Moderate evidence supports that an eight month delay to total knee arthroplasty (TKA) does not worsen outcomes.

There was one high quality study (Tuominen, U., 2010) that addressed the question of worsening of outcomes or an increase in complications on delayed cases of KA among adult patients with osteoarthritis, compared to cases without delay after having failed non-surgical management.
This study evaluated the effects of waiting time on health related quality of life, knee pain and physical function. The study also addressed the use and costs of medication of patients awaiting TKA. The mean waiting time was 94 days among those patients short waiting times versus 239 days (mean of 8 months) among those with non-fixed waiting times groups, respectively. Those in the short waiting time group had higher weekly costs of medication at admission, and reached better quality of life 3 months earlier than those in the other group, but the latter had better quality of life after operation.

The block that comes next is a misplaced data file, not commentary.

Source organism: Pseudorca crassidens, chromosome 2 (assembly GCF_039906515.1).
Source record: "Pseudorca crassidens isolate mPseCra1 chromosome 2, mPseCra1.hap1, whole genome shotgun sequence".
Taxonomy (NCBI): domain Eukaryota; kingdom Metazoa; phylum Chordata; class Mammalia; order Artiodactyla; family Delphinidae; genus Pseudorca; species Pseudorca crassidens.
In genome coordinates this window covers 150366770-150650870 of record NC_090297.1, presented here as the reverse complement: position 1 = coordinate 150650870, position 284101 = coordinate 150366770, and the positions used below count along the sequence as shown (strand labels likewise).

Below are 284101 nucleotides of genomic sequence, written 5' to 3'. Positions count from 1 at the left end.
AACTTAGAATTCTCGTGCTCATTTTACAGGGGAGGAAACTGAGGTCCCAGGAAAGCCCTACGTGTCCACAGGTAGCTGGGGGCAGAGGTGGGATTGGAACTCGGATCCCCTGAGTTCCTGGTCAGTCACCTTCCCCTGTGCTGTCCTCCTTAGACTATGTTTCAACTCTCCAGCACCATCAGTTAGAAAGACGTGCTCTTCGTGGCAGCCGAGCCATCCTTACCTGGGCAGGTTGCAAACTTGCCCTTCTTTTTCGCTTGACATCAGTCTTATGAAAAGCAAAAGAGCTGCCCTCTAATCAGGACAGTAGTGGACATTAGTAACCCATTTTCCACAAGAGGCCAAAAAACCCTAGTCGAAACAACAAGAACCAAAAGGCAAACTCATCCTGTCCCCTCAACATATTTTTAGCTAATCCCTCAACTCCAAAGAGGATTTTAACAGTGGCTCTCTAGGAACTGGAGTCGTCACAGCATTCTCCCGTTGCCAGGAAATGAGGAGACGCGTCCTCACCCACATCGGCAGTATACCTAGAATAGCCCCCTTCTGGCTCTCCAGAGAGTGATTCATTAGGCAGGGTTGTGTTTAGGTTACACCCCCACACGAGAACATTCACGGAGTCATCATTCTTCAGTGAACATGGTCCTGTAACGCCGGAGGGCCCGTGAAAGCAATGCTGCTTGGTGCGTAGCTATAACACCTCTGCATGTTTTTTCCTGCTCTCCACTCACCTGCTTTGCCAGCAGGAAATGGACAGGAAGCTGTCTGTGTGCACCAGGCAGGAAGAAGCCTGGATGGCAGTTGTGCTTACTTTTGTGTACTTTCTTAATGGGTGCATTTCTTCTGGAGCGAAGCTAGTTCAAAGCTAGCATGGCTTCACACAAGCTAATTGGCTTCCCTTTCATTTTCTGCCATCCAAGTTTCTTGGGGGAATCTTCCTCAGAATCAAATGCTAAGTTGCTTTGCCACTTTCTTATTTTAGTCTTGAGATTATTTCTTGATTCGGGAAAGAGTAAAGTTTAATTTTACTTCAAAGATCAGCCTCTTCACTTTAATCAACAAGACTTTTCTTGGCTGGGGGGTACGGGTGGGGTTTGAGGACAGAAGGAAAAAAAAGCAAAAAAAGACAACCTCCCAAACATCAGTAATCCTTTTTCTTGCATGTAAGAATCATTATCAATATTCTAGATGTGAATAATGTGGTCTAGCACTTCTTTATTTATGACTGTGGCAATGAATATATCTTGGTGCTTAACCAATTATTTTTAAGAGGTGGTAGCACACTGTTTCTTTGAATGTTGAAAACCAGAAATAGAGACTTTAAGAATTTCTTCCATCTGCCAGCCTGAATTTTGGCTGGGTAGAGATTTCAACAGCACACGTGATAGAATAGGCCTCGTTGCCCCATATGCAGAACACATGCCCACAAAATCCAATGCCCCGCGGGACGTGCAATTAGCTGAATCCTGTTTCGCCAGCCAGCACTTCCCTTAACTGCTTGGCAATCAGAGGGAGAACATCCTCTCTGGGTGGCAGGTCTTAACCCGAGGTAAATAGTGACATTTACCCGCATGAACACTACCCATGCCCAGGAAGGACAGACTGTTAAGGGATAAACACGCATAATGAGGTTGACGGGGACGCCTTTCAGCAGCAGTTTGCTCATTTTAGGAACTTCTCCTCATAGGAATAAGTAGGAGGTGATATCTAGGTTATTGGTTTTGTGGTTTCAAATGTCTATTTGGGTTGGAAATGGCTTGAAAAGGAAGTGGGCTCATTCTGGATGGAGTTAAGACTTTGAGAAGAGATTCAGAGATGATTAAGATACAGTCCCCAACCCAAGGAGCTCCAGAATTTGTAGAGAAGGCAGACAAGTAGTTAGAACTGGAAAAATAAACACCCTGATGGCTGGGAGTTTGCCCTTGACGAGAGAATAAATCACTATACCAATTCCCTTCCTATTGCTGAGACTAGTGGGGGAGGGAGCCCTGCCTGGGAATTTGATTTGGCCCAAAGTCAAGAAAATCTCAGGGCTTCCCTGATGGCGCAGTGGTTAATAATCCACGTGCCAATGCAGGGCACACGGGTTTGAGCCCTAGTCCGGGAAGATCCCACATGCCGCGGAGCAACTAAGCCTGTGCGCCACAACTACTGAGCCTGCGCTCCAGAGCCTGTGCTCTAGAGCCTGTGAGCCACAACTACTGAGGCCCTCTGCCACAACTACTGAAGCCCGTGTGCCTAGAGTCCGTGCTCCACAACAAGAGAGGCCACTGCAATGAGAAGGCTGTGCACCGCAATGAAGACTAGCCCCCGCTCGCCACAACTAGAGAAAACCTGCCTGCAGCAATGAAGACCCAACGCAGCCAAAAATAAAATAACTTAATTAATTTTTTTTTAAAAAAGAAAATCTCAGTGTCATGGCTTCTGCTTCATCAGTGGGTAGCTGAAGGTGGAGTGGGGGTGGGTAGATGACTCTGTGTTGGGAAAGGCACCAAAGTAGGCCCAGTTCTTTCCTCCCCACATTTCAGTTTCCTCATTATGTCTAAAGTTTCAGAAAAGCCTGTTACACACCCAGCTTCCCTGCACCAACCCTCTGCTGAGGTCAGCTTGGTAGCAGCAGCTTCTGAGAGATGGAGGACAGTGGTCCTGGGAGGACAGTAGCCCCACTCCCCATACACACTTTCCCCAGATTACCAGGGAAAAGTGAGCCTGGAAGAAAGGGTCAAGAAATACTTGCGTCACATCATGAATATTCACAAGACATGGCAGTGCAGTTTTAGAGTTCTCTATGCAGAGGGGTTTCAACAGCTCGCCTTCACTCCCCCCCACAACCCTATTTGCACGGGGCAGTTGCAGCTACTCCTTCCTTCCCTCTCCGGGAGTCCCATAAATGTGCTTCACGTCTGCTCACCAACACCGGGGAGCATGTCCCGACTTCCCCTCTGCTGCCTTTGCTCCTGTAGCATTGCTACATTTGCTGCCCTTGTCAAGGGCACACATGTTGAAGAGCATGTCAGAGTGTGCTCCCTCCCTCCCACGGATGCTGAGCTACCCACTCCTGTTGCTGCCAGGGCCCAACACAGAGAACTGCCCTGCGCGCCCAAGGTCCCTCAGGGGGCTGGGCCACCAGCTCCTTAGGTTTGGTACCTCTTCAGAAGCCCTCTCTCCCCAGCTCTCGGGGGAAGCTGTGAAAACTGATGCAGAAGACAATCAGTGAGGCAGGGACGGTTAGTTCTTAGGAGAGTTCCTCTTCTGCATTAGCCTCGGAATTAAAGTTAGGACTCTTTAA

1. Tuominen,U., Sintonen,H., Hirvonen,J., Seitsalo,S., Paavolainen,P., Lehto,M., Hietaniemi,K., Blom,M. Is longer waiting time for total knee replacement associated with health outcomes and medication costs? Randomized clinical trial. Value Health 2010/12; 8: 998-1004